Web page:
Historically, Freemasonry has been a secretive affair, with members not allowed to discuss it with outsiders. Today there is more openness.

I was invited to a meeting of Lodge Justice No 4, part of Freemasonry for Women, in the north London suburb of Southgate. A ceremony of Raising was taking place as Mathilde Mbouck, a medical doctor from south-west London, was receiving her third degree, and becoming a Master Mason.

Mathilde Mbouck, 46, a medical doctor who lives in south-west London. During her Raising ceremony, her apron will be changed from one bearing two rosettes, signifying that she has completed her second degree, to one with three rosettes, showing that she has become a Master Mason.

  • Mathilde Mbouck, 46. During the ceremony her apron will change from one bearing two rosettes, signifying that she has completed her second degree, to one with three rosettes, showing that she has become a Master Mason.

The three rosettes signify her status as a Master Mason. Members wear light blue on their regalia unless they are given an honour. Dark blue is the colour of the Grand Lodge. Mathilde Mbouck is being helped on with the apron by Nila Malviya, Assistant Grand Almoner.

Even though there is more openness, there are parts of the meeting I am not allowed to see as a non-mason. “I would prefer to not use the word ‘secret’ but instead say that we like to keep a little mystery and an element of surprise,” says Flora Quintner, 84, a retired English and law lecturer.

“For example, you wouldn’t be impressed if you had just told a friend you were going to a movie and that friend blurted out what happened at the end. It would take all the enjoyment away from the event. Similarly, we keep the details of our ceremony private for the same reasons.”

I also ask her about the handshake and the rolled-up trouser leg. “Yes, there is a secret handshake but I’m not going to show it to you,” she laughs. And the trouser leg? “We wear skirts.”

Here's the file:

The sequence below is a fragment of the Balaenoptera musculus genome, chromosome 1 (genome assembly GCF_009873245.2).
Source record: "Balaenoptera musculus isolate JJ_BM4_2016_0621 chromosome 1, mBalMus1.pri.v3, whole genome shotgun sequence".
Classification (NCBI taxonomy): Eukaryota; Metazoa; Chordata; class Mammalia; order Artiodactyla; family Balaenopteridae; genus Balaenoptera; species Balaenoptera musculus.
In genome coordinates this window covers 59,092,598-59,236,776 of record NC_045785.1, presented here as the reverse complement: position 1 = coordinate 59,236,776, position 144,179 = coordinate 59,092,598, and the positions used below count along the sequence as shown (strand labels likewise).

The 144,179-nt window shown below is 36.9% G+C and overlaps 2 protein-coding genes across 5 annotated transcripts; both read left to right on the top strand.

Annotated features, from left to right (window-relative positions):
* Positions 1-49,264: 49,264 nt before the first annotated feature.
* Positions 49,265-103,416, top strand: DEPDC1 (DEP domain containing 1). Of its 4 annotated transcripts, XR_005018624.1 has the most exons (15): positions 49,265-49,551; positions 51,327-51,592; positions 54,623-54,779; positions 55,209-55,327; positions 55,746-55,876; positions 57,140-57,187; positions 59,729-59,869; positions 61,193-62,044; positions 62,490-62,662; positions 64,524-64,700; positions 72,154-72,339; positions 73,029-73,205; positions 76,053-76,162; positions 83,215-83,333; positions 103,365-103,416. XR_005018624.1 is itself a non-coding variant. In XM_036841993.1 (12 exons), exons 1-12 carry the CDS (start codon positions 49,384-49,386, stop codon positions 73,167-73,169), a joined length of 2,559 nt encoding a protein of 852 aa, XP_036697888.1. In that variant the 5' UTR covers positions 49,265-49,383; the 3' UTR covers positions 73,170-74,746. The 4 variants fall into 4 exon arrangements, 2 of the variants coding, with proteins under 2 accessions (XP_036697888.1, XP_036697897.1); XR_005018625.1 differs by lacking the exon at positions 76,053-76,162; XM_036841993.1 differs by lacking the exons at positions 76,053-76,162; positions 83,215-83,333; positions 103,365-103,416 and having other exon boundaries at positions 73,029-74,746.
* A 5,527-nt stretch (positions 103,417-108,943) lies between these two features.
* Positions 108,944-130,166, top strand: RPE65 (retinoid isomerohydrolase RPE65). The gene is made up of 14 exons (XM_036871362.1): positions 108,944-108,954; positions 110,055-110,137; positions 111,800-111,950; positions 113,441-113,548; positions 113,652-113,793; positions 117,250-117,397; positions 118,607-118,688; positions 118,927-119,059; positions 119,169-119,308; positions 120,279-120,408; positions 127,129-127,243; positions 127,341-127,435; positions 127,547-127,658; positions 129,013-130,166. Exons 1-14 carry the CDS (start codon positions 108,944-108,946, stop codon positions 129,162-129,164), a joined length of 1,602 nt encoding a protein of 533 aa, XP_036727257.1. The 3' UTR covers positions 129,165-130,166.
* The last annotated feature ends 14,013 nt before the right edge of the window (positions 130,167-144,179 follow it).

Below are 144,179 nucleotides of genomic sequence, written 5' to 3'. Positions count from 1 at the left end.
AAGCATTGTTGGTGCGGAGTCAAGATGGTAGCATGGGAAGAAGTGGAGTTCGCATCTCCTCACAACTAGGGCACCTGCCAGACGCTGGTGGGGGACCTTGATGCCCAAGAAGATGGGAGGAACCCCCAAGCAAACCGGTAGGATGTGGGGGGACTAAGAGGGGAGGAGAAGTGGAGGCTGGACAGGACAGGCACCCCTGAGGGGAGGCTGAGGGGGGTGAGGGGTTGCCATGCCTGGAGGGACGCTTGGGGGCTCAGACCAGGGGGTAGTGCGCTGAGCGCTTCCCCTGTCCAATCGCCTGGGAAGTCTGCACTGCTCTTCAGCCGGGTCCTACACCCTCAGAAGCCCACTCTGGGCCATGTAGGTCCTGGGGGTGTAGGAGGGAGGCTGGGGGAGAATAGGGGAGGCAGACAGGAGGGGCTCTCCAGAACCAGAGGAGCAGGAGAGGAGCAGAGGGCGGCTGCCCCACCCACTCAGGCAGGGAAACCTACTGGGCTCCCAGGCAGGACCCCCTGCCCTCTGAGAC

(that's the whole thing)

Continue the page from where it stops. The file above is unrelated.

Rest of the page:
The secret handshake is used to signify the degree a mason has reached. It should only be used during ceremonies and not outside the lodges.

Nila Malviya’s apron bears the Almoner’s symbol: a purse with a heart at the centre
The letter G, which stands for God and geometry, appears on various items in Freemasonry.
A smooth ashlar. On the other pedestal was a rough ashlar

In the past, if an individual wanted to become a Freemason they nearly always had to know someone who was a member, and the process could take several years. Now, people can apply to join online.

Those who wish to become a Freemason must meet three requirements: they must be over 18, of good character (there is an interview to establish this), and while they do not need to belong to a specific religion, they must believe in a supreme being – during the ceremonies people are required to swear an oath to a supreme being.

Flora Quintner 84, a retired English and law lecturer from Chingford in Greater London, enters the temple at the meeting.

And what about the allegations of corruption? “Personally, I have not heard of corruption within our organisation nor, for that matter, in the UGLE [United Grand Lodge of England, the male Freemasons],” Quintner says.

“Before joining, all Freemasons are told that Freemasonry holds no business or commercial advantages and that one should not join if they just wish to promote their business. We do not subscribe to conspiracy theories, which, we are pleased to say, have almost become a thing of the past.”

From left: Linda Green, 68, from Loughton. Her lodge is Nore Light No 35 in Southend but she is a member of several. Gaëlle Ndanga-Adjovi 36, the Inner Guard within the lodge. The pair are pictured at the close of the meeting of Lodge Justice No 4.

And what is the future for female Freemasonry? “I really believe there is a path for Freemasonry in the modern society because there are a lot of members and a lot of initiations still happening,“ says Ndanga-Adjovi.

“The main challenge for Freemasonry is to send the right messages. The old traditions of keeping secrets, of not communicating enough, maybe now need to change.”